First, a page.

Tax – a compulsory contribution to state revenue, levied by the government on workers’ income and business profits, or added to the cost of some goods, services, and transactions; an involuntary fee levied on corporations or individuals that is enforced by a level of government in order to finance government activities; fee charged (levied) by a government on a product, income, or activity; a burdensome charge, obligation, duty or demand; a strain or heavy demand; to impose a tax, lay a burden or make heavy demand on someone or something; to demand a tax in consideration of the possession or occurrence of (income, goods, sales, etc.), usually in proportion to the value of money involved; to take to task; censure; reprove; accuse.
Steven Joyce, wearing his Associate Finance Minister’s hat, told the National Party Mainland Conference that in the past five years core government expenditure increased by 50% while the tax take rose by half that amount and the economy grew by only 3%.
Later Finance Minister Bill English told us that the government will do all it can to protect New Zealand from the sharpest edges of the recession and that the ability of businesses to invest and employ is the only way to counter unemployment.
It wasn’t hard to join the dots and work out that the government’s ability to blunt those sharp edges and businesses’ ability to invest and employ would have been so much greater had core government expenditure and the tax take not grown so much and had the economy grown more under Labour’s watch.
A Tuatapere courier driver has become blind in one eye while waiting for cataract surgery.
John Harvey, 70, has been waiting for the surgery on his right eye since having the procedure done to his left eye in March 2005 at Dunedin Hospital.
And now he’s been told Southland Hospital’s ophthalmology department is accepting only sight-threatening referrals until further notice.
Remember how Labour promised in 1999 that if we paid a little more tax they’d fix health?
In spite of taking a lot more tax the health system is ailing which means they’ve kept the wrong half of the promise.
When I was a child, every meal began with grace. I suspect relatively few families do that now and even if they did I don’t think they’d be taking any notice of Federated Farmers out-going President Charlie Pederson:
“Folks in the city need us more than they know,” he told the federation’s annual conference in Christchurch today.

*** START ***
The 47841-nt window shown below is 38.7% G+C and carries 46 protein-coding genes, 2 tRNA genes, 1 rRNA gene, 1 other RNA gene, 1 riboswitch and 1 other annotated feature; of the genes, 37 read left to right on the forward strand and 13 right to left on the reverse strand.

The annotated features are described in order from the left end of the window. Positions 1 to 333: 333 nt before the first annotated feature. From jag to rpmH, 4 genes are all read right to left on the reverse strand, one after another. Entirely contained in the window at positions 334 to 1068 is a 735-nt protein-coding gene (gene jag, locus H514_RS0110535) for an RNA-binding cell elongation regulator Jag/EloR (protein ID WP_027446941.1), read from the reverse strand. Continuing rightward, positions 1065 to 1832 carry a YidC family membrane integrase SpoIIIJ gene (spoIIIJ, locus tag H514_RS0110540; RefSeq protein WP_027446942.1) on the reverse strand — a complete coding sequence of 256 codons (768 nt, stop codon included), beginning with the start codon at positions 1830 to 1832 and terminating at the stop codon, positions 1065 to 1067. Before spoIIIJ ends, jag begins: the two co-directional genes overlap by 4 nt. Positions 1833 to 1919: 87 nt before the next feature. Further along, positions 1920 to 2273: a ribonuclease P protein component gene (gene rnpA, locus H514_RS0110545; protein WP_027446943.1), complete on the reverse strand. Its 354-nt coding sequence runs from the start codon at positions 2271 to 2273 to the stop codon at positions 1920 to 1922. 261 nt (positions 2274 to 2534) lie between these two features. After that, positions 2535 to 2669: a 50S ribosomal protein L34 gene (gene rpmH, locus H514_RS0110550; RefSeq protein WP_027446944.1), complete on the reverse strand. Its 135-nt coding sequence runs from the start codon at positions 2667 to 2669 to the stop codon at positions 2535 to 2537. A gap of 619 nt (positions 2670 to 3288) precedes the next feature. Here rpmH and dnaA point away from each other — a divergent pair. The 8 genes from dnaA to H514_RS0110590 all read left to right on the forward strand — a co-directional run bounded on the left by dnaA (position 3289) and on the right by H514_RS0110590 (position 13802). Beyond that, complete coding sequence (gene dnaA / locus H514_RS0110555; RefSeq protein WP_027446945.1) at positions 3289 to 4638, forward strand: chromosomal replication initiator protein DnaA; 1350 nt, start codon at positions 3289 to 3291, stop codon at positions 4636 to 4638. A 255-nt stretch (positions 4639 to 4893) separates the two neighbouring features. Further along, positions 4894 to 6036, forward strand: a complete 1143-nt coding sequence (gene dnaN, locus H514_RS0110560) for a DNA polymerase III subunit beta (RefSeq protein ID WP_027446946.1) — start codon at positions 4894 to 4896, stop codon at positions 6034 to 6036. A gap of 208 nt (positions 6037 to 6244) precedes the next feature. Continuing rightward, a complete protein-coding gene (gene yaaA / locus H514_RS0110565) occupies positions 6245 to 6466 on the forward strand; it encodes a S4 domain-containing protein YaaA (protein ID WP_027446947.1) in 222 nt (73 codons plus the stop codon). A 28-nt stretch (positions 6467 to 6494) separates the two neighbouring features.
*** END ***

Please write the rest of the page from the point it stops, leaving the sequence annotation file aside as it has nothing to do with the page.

“Three times a day as they sit down for a meal every New Zealander should say “thank God for the producers”.
And he suggested than when people sat down after a meal, in front of their large flat screen TV, they should also thank God for exporters “because without them this proud little nation would be the largest third world country in the South Pacific”.
He’s right about the importance of producers and exporters but this isn’t the way to get support from those who fail to appreciate that.
Mr Pedersen, a dairy farmer, railed against the “cruelty” of Resource Management Act, which regulates environmental standards for use of land, air and water.
The RMA needs some attention – but it’s not because it regulates air, soil and water, it’s the way it does it which is the problem.
“Food producers are on the brink of feeling unloved and unwanted in this country,” he said, speaking in the wake of complaints that the nation’s 10,000 dairy farmers are being attacked for their intensive style of agriculture.
And public comments like his introductory ones are part of the reason for this.
Mr Pedersen said today there were untruthful people who would brand farmers as “profit-driven people, unconcerned about our environmental footprint”.
“Much of the contempt we face as food producers is falsely based,” he said. He particularly criticised the “hypocrisy” of consumers living in unsustainable cities who demanded farmers accept responsibility for the environmental effects of production.
He’s right that much of the criticism is not based on fact and there is an element of both ignorance and hypocricy from critics. We have only one world, we all need to look after it and it’s best to address the logs in our own eyes before worrying about the specks in other people’s.